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Thinking in C++
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Object details

A question that often comes up in seminars is, “How big is an object, and what does it look like?” The answer is “about what you expect from a C struct.” In fact, the code the C compiler produces for a C struct (with no C++ adornments) will usually look exactly the same as the code produced by a C++ compiler. This is reassuring to those C programmers who depend on the details of size and layout in their code, and for some reason directly access structure bytes instead of using identifiers (relying on a particular size and layout for a structure is a nonportable activity).

The size of a struct is the combined size of all of its members. Sometimes when the compiler lays out a struct, it adds extra bytes to make the boundaries come out neatly – this may increase execution efficiency. In Chapter 15, you’ll see how in some cases “secret” pointers are added to the structure, but you don’t need to worry about that right now.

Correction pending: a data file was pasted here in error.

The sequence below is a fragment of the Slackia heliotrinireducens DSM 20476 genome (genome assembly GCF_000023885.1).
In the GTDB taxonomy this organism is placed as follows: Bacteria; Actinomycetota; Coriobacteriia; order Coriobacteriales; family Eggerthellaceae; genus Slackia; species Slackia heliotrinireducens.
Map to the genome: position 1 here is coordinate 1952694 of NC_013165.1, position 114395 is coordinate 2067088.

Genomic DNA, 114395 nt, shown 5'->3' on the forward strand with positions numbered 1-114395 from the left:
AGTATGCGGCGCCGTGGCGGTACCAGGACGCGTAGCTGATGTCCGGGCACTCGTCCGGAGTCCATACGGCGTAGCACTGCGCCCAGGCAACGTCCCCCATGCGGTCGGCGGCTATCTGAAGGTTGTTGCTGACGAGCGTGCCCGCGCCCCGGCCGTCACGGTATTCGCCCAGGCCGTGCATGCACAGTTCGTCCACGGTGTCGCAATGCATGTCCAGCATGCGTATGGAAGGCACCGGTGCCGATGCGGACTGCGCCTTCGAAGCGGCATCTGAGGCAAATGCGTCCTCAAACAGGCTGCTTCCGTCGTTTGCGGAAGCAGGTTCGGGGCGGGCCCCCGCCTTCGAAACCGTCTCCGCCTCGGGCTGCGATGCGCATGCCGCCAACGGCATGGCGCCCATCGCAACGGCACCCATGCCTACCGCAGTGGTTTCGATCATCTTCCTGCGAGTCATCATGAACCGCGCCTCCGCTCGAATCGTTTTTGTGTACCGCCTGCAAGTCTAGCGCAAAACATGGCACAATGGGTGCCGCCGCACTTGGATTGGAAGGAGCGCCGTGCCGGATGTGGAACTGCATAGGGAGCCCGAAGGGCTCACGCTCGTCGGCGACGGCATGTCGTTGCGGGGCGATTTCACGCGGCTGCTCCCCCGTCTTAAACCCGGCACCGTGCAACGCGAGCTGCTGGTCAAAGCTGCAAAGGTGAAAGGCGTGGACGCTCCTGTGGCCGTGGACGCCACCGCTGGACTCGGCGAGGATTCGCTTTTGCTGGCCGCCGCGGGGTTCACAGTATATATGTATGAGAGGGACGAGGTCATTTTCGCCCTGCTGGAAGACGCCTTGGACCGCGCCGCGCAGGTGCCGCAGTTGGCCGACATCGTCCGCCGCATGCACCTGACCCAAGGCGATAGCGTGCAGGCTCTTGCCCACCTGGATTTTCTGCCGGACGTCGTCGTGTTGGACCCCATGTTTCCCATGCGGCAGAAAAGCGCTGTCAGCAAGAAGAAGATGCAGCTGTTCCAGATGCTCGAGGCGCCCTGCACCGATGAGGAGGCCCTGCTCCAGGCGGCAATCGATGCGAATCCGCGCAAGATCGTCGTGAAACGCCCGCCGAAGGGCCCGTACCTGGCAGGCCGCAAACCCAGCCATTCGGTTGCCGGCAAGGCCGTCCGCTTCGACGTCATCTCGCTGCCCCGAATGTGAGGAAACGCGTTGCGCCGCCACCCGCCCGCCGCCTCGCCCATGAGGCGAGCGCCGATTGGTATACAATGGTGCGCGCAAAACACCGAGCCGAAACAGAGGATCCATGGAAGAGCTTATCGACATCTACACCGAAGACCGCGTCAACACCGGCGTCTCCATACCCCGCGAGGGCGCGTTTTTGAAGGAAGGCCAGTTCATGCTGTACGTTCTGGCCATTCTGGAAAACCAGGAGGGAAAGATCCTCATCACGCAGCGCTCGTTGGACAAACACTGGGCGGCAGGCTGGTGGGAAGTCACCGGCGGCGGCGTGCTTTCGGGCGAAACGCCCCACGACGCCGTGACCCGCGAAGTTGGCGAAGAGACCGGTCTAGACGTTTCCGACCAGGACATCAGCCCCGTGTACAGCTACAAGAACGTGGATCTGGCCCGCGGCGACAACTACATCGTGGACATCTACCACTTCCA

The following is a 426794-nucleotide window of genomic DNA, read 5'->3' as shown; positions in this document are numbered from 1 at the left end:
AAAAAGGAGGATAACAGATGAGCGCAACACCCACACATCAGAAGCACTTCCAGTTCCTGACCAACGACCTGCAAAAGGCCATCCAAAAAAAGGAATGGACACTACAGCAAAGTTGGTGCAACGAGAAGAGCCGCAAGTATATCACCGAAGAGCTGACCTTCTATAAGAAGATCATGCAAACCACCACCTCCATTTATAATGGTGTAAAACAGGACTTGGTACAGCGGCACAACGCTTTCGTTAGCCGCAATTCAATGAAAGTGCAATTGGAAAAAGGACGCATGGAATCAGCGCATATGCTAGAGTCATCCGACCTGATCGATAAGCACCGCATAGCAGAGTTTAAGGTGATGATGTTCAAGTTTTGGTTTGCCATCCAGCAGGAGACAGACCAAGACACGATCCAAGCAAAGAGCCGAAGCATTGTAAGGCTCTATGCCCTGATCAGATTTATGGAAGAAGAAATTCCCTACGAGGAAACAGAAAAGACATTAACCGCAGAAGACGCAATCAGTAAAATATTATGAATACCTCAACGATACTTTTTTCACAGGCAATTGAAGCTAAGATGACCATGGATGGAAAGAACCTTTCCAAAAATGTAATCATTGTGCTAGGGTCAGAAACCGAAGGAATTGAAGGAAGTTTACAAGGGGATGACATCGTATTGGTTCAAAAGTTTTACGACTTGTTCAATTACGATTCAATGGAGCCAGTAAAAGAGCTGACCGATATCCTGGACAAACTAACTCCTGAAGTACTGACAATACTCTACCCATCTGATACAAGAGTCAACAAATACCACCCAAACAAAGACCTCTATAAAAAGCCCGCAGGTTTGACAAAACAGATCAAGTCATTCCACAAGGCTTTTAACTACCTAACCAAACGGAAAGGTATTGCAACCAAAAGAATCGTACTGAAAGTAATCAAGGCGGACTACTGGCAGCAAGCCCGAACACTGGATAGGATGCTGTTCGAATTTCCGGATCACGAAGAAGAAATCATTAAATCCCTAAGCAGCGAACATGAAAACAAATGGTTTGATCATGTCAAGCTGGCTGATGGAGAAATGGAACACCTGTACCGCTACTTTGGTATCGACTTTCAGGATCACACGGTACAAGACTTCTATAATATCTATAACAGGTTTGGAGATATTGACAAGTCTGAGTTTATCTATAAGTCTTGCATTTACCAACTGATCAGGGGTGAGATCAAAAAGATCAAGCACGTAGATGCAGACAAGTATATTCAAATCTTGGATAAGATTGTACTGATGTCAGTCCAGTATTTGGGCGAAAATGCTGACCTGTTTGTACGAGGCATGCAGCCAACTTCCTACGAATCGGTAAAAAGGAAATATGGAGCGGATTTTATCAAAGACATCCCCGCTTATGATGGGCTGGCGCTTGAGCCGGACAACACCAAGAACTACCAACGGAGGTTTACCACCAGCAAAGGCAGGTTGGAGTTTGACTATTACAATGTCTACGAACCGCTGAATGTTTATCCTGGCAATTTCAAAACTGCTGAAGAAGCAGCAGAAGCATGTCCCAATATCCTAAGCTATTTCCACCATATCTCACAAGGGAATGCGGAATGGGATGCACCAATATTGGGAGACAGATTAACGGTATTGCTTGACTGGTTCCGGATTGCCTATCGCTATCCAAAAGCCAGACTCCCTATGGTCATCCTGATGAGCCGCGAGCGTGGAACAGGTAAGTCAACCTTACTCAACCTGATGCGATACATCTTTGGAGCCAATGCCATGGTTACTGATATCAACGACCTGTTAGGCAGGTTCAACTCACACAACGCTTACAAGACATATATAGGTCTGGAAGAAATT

You can determine the size of a struct using the sizeof operator. Here’s a small example:

//: C04:Sizeof.cpp
// Sizes of structs
#include "CLib.h"
#include "CppLib.h"
#include <iostream>
using namespace std;

struct A {
  int i[100];

struct B {
  void f();

void B::f() {}

int main() {
  cout << "sizeof struct A = " << sizeof(A)
       << " bytes" << endl;
  cout << "sizeof struct B = " << sizeof(B)
       << " bytes" << endl;
  cout << "sizeof CStash in C = " 
       << sizeof(CStash) << " bytes" << endl;
  cout << "sizeof Stash in C++ = " 
       << sizeof(Stash) << " bytes" << endl;
} ///:~

On my machine (your results may vary) the first print statement produces 200 because each int occupies two bytes. struct B is something of an anomaly because it is a struct with no data members. In C, this is illegal, but in C++ we need the option of creating a struct whose sole task is to scope function names, so it is allowed. Still, the result produced by the second print statement is a somewhat surprising nonzero value. In early versions of the language, the size was zero, but an awkward situation arises when you create such objects: They have the same address as the object created directly after them, and so are not distinct. One of the fundamental rules of objects is that each object must have a unique address, so structures with no data members will always have some minimum nonzero size.

The last two sizeof statements show you that the size of the structure in C++ is the same as the size of the equivalent version in C. C++ tries not to add any unnecessary overhead.

Thinking in C++
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   Reproduced courtesy of Bruce Eckel, MindView, Inc. Design by Interspire